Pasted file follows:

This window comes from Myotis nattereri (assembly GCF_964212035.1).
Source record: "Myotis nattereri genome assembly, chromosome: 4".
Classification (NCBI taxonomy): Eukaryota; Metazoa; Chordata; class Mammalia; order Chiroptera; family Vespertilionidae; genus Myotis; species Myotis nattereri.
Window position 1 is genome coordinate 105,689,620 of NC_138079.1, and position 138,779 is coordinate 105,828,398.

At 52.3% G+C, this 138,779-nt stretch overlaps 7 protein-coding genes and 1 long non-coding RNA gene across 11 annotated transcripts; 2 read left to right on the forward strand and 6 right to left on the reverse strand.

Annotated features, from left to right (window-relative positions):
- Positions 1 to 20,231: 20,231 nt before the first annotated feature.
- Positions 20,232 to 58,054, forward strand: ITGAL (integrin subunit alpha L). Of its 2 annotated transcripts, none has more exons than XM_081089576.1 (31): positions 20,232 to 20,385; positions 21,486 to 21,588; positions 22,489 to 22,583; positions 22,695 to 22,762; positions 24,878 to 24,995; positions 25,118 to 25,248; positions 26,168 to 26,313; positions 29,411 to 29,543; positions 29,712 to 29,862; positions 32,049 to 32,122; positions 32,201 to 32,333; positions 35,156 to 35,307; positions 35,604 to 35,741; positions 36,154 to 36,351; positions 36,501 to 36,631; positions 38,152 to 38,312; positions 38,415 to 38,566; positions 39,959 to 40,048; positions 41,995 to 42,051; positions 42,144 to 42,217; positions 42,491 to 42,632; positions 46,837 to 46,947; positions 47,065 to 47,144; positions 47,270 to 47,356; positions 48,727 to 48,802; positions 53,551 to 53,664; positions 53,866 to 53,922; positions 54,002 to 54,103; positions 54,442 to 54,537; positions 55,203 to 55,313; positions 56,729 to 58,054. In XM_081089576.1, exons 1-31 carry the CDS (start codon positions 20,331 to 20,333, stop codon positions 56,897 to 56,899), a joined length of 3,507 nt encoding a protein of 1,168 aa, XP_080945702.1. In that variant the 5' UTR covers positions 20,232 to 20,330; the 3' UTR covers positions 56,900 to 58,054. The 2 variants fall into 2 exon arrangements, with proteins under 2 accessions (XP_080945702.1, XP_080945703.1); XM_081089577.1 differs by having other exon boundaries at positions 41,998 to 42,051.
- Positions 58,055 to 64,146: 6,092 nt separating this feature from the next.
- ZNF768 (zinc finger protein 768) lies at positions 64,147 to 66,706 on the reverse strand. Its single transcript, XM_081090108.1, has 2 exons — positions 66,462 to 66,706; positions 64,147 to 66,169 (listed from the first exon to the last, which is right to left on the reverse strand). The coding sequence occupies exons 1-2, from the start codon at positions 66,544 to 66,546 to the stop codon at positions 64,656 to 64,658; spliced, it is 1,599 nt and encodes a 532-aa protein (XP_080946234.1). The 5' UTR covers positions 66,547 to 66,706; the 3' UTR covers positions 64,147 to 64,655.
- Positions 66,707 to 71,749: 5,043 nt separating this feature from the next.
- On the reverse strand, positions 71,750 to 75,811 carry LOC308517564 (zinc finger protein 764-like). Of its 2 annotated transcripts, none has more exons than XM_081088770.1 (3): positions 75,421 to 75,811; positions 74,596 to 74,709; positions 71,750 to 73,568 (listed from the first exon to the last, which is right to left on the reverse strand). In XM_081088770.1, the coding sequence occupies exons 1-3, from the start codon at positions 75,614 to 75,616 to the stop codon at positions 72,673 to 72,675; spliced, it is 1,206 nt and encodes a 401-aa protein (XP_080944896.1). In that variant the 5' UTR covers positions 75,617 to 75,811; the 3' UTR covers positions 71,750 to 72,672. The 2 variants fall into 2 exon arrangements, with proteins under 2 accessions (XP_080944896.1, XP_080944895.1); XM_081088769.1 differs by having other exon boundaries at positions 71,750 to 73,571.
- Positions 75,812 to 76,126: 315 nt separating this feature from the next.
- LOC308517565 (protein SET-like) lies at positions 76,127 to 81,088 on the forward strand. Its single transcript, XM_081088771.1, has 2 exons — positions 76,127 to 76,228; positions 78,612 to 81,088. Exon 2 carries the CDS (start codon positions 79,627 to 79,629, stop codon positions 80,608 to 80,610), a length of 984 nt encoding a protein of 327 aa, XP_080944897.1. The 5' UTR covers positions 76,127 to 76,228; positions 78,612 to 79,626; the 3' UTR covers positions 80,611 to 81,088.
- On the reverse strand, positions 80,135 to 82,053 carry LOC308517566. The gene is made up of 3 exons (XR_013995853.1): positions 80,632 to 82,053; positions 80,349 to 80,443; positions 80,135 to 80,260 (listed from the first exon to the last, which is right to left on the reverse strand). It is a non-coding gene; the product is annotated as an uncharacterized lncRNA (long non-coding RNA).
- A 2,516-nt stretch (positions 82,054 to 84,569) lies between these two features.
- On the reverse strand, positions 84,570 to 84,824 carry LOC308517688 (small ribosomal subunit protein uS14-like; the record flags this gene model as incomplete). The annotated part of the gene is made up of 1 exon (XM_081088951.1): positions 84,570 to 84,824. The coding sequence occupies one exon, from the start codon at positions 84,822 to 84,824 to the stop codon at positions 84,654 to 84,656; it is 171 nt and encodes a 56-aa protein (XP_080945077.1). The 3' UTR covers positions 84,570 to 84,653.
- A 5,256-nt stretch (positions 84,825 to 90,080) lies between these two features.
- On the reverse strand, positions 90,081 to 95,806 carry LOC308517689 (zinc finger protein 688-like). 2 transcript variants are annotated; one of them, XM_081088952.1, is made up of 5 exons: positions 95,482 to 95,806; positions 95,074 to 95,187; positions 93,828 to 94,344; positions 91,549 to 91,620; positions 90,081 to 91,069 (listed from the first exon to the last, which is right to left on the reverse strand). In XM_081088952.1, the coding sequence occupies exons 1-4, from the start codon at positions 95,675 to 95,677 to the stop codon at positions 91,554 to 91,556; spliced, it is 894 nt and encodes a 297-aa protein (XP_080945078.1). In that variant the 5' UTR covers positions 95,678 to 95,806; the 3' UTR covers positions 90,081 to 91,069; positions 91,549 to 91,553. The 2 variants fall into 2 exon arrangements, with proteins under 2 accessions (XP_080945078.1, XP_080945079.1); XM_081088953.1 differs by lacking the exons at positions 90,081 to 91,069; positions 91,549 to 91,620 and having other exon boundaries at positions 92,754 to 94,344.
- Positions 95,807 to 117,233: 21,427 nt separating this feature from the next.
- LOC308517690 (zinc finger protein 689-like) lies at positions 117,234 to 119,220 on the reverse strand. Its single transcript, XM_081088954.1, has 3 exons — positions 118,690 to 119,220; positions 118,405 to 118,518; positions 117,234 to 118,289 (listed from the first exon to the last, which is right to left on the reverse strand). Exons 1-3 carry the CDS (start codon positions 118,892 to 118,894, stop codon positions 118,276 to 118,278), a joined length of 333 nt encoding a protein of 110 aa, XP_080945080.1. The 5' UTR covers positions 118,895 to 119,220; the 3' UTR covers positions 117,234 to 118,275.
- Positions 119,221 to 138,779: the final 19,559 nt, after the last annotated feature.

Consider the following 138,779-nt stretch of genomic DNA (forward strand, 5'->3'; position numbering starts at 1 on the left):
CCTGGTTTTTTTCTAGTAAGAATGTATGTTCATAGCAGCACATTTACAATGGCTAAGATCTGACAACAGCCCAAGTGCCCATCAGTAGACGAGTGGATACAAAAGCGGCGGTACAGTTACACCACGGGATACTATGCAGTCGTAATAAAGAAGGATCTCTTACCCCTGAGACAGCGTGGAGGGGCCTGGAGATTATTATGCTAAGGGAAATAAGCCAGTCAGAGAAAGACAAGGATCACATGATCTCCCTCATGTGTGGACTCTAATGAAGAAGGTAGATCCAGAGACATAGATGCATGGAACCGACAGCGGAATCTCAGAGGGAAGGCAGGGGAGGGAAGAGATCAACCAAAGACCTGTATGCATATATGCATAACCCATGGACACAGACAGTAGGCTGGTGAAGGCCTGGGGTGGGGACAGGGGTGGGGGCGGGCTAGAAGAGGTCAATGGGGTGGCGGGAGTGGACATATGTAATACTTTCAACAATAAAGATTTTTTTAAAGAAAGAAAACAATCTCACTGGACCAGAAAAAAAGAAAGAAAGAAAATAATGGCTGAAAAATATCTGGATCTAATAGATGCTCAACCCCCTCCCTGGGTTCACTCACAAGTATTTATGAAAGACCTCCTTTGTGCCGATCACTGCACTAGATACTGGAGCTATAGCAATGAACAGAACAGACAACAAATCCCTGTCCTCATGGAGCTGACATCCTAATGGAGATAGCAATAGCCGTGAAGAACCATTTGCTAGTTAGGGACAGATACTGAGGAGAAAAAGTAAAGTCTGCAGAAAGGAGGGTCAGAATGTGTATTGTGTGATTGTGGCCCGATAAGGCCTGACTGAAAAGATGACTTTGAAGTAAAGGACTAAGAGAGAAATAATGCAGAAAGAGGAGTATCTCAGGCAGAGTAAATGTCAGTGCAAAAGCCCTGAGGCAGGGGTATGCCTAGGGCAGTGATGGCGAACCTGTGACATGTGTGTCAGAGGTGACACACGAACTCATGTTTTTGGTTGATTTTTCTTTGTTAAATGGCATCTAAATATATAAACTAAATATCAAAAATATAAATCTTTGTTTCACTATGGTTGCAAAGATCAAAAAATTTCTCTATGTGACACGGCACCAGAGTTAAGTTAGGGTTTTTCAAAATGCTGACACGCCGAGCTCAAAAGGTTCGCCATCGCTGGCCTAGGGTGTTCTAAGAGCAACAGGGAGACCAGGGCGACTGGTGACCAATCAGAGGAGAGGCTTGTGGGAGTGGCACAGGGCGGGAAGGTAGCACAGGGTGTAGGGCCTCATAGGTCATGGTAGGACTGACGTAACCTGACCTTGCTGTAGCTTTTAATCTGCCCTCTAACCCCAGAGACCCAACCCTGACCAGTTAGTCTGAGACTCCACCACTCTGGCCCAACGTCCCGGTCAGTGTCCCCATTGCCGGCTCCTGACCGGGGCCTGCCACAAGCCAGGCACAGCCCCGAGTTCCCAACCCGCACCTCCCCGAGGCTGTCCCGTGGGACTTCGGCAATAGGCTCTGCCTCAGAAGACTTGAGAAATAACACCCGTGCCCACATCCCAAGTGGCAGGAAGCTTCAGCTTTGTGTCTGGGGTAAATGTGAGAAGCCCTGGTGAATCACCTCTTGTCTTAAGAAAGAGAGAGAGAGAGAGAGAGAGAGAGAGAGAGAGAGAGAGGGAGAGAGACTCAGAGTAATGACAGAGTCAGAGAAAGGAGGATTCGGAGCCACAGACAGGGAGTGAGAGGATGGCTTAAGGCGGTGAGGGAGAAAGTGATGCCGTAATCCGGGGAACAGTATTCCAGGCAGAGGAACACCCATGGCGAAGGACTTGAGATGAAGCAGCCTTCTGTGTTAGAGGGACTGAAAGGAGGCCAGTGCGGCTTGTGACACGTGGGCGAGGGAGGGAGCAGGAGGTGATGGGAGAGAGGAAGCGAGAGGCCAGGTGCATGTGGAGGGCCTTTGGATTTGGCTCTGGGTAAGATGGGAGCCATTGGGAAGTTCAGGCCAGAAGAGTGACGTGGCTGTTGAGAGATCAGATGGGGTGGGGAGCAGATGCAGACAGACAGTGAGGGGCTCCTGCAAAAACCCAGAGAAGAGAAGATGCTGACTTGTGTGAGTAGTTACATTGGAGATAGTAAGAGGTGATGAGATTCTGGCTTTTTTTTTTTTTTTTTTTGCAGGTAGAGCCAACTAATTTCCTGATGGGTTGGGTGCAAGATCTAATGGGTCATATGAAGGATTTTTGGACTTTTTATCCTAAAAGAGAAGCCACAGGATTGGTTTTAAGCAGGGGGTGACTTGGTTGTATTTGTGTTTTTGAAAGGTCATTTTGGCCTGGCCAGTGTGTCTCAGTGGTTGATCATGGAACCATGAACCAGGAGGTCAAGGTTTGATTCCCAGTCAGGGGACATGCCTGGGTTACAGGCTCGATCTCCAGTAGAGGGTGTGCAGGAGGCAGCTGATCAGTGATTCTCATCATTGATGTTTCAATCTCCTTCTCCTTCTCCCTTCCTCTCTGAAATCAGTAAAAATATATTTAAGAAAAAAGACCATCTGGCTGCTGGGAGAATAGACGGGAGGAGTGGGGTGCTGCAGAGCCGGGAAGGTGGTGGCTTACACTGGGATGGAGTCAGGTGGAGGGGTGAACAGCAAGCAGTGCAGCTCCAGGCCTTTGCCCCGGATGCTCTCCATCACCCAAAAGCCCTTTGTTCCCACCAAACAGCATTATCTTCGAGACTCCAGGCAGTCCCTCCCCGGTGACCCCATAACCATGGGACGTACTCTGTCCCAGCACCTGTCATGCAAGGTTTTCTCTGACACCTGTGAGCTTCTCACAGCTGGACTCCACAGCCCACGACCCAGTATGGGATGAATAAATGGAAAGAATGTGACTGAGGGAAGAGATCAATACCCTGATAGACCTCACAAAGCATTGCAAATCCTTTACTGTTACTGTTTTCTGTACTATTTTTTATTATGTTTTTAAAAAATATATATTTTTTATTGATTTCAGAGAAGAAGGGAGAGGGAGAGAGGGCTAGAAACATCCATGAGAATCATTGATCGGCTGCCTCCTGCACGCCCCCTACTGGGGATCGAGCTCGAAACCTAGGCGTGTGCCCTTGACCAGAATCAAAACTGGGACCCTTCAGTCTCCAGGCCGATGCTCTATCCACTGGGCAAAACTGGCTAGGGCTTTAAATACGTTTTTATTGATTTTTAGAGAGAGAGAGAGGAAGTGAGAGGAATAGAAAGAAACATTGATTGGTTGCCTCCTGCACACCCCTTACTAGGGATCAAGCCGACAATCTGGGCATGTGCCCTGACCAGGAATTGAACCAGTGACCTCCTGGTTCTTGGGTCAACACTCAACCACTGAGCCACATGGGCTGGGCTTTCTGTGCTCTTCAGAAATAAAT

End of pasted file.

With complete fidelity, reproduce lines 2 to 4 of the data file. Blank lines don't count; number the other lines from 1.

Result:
Source record: "Myotis nattereri genome assembly, chromosome: 4".
Classification (NCBI taxonomy): Eukaryota; Metazoa; Chordata; class Mammalia; order Chiroptera; family Vespertilionidae; genus Myotis; species Myotis nattereri.
Window position 1 is genome coordinate 105,689,620 of NC_138079.1, and position 138,779 is coordinate 105,828,398.